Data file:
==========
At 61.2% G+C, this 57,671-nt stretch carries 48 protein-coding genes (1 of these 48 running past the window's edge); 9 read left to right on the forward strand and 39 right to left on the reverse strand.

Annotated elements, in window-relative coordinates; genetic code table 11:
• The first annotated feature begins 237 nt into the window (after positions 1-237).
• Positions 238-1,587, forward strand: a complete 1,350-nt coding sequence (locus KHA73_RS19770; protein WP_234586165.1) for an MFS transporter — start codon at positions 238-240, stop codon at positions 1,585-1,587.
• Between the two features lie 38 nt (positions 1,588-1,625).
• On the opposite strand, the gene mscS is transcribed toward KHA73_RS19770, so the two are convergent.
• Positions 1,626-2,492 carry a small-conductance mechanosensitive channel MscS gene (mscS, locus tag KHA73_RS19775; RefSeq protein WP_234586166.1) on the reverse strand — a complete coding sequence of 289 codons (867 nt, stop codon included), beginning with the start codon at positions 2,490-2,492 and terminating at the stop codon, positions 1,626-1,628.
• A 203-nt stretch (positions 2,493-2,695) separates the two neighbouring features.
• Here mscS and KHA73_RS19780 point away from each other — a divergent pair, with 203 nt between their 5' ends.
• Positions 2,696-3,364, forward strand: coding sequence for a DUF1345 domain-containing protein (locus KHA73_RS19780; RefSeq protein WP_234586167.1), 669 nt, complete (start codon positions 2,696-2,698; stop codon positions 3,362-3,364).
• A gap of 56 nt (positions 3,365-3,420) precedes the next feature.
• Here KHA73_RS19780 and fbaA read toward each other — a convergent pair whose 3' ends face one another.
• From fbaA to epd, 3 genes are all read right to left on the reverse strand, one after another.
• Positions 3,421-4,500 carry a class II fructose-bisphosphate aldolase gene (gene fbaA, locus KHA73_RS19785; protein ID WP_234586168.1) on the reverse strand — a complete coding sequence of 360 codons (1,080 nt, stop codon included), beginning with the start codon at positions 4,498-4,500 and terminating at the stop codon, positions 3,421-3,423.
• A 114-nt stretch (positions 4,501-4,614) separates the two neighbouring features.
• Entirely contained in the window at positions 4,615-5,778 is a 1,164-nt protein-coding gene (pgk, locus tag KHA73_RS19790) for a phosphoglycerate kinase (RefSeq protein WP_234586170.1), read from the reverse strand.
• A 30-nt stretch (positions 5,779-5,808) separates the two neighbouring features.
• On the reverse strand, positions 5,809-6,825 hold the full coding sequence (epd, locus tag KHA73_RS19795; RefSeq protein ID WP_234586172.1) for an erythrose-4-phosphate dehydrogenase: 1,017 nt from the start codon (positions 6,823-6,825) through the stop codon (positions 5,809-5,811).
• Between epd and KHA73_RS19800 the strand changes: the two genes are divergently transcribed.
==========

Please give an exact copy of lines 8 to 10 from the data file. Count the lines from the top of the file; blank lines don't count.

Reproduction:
• A 203-nt stretch (positions 2,493-2,695) separates the two neighbouring features.
• Here mscS and KHA73_RS19780 point away from each other — a divergent pair, with 203 nt between their 5' ends.
• Positions 2,696-3,364, forward strand: coding sequence for a DUF1345 domain-containing protein (locus KHA73_RS19780; RefSeq protein WP_234586167.1), 669 nt, complete (start codon positions 2,696-2,698; stop codon positions 3,362-3,364).